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Bashyam, Vishnu M.; Erus, Guray; Doshi, Jimit; Habes, Mohamad; Nasralah, Ilya; Truelove-Hill, Monica; Srinivasan, Dhivya; Mamourian, Liz; Pomponio, Raymond; Fan, Yong; Launer, Lenore J.; Masters, Colin L.; Maruff, Paul; Zhuo, Chuanjun; Volzke, Henry; Johnson, Sterling C.; Fripp, Jurgen; Koutsouleris, Nikolaos; Satterthwaite, Theodore D.; Wolf, Daniel; Gur, Raquel E.; Gur, Ruben C.; Morris, John; Albert, Marilyn S.; Grabe, Hans J.; Resnick, Susan; Bryan, R. Nick; Wolk, David A.; Shou, Haochang and Davatzikos, Christos (2020): MRI signatures of brain age and disease over the lifespan based on a deep brain network and 14 468 individuals worldwide. In: Brain, Vol. 143: pp. 2312-2324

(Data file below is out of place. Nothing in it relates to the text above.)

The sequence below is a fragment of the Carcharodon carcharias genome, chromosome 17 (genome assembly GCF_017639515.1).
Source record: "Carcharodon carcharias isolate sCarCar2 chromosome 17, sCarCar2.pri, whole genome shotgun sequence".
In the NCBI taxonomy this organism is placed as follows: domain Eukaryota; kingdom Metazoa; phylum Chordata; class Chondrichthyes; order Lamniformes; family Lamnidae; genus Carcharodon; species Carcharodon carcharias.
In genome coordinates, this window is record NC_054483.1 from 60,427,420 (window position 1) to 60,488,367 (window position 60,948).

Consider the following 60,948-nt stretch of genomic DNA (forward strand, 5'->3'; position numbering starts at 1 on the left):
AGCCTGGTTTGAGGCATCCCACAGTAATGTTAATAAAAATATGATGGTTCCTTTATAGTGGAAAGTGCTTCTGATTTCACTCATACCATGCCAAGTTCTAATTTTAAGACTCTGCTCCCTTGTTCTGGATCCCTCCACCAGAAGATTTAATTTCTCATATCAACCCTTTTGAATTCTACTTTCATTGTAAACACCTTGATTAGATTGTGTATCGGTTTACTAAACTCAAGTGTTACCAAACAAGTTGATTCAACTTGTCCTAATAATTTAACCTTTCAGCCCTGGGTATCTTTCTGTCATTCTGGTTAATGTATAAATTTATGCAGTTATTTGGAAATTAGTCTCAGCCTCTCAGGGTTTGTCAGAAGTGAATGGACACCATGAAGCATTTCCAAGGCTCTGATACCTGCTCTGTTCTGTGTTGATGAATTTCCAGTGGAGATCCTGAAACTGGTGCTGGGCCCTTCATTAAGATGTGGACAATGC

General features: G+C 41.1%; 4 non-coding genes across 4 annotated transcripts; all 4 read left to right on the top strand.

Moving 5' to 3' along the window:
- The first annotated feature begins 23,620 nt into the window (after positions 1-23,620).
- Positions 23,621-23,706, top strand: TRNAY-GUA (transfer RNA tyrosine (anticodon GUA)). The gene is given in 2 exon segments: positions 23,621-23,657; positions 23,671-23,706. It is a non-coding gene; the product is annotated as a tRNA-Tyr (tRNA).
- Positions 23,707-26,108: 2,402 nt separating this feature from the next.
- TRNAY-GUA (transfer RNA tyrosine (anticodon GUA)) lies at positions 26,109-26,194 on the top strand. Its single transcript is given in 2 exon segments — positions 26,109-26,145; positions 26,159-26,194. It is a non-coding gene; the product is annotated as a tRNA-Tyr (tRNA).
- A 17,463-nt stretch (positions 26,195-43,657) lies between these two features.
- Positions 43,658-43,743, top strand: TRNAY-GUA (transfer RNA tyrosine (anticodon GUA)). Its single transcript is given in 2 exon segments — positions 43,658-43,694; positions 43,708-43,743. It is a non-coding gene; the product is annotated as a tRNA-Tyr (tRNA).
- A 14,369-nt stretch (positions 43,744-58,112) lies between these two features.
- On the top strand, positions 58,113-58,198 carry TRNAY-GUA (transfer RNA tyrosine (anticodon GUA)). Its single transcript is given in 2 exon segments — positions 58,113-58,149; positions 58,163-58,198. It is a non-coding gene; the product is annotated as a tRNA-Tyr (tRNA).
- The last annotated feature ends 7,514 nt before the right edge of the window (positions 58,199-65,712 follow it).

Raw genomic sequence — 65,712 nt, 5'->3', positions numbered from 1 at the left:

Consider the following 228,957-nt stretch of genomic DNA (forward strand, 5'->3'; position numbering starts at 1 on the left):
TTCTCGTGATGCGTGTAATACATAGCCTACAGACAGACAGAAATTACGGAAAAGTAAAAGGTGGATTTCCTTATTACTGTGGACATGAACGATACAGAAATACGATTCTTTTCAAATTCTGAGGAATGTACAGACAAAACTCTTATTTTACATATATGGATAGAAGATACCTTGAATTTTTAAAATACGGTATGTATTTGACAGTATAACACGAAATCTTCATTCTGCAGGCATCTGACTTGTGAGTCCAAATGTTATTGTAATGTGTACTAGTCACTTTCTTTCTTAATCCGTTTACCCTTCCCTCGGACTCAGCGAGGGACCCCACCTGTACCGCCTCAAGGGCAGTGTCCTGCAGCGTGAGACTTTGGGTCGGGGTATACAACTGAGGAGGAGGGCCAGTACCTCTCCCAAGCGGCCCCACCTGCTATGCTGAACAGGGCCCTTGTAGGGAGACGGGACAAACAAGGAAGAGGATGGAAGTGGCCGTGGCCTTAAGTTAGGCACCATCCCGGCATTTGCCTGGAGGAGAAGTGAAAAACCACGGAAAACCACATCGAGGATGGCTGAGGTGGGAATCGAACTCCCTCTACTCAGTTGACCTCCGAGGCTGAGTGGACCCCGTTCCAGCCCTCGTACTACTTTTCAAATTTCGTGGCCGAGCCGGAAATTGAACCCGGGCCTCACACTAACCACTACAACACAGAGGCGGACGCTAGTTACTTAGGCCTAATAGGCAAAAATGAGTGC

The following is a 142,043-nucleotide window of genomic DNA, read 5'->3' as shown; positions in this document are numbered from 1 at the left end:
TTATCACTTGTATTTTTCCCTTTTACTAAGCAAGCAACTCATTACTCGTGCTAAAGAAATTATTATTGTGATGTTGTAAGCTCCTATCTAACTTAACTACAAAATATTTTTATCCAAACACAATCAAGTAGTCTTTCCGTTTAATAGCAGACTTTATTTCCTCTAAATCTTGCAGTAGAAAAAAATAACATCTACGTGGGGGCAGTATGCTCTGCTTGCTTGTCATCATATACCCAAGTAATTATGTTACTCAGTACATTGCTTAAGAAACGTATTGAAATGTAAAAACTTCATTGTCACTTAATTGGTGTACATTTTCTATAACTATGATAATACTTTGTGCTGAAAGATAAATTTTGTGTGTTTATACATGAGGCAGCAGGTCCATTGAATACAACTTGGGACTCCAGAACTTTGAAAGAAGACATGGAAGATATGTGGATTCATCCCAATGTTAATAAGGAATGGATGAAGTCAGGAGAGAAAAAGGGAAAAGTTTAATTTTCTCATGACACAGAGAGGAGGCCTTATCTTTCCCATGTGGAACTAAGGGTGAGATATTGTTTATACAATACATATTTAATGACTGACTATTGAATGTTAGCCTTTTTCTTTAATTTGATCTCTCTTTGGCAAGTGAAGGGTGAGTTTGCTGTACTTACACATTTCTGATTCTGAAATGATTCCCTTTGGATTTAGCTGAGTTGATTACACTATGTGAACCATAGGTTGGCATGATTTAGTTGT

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Deep learning has emerged as a powerful approach to constructing imaging signatures of normal brain ageing as well as of various neuropathological processes associated with brain diseases. In particular, MRI-derived brain age has been used as a comprehensive biomarker of brain health that can identify both advanced and resilient ageing individuals via deviations from typical brain ageing. Imaging signatures of various brain diseases, including schizophrenia and Alzheimer's disease, have also been identified using machine learning. Prior efforts to derive these indices have been hampered by the need for sophisticated and not easily reproducible processing steps, by insufficiently powered or diversified samples from which typical brain ageing trajectories were derived, and by limited reproducibility across populations and MRI scanners. Herein, we develop and test a sophisticated deep brain network (DeepBrainNet) using a large (n = 11 729) set of MRI scans from a highly diversified cohort spanning different studies, scanners, ages and geographic locations around the world. Tests using both cross-validation and a separate replication cohort of 2739 individuals indicate that DeepBrainNet obtains robust brain-age estimates from these diverse datasets without the need for specialized image data preparation and processing. Furthermore, we show evidence that moderately fit brain ageing models may provide brain age estimates that are most discriminant of individuals with pathologies. This is not unexpected as tightly-fitting brain age models naturally produce brain-age estimates that offer little information beyond age, and loosely fitting models may contain a lot of noise. Our results offer some experimental evidence against commonly pursued tightly-fitting models. We show that the moderately fitting brain age models obtain significantly higher differentiation compared to tightly-fitting models in two of the four disease groups tested. Critically, we demonstrate that leveraging DeepBrainNet, along with transfer learning, allows us to construct more accurate classifiers of several brain diseases, compared to directly training classifiers on patient versus healthy control datasets or using common imaging databases such as ImageNet. We, therefore, derive a domain-specific deep network likely to reduce the need for application-specific adaptation and tuning of generic deep learning networks. We made the DeepBrainNet model freely available to the community for MRI-based evaluation of brain health in the general population and over the lifespan.

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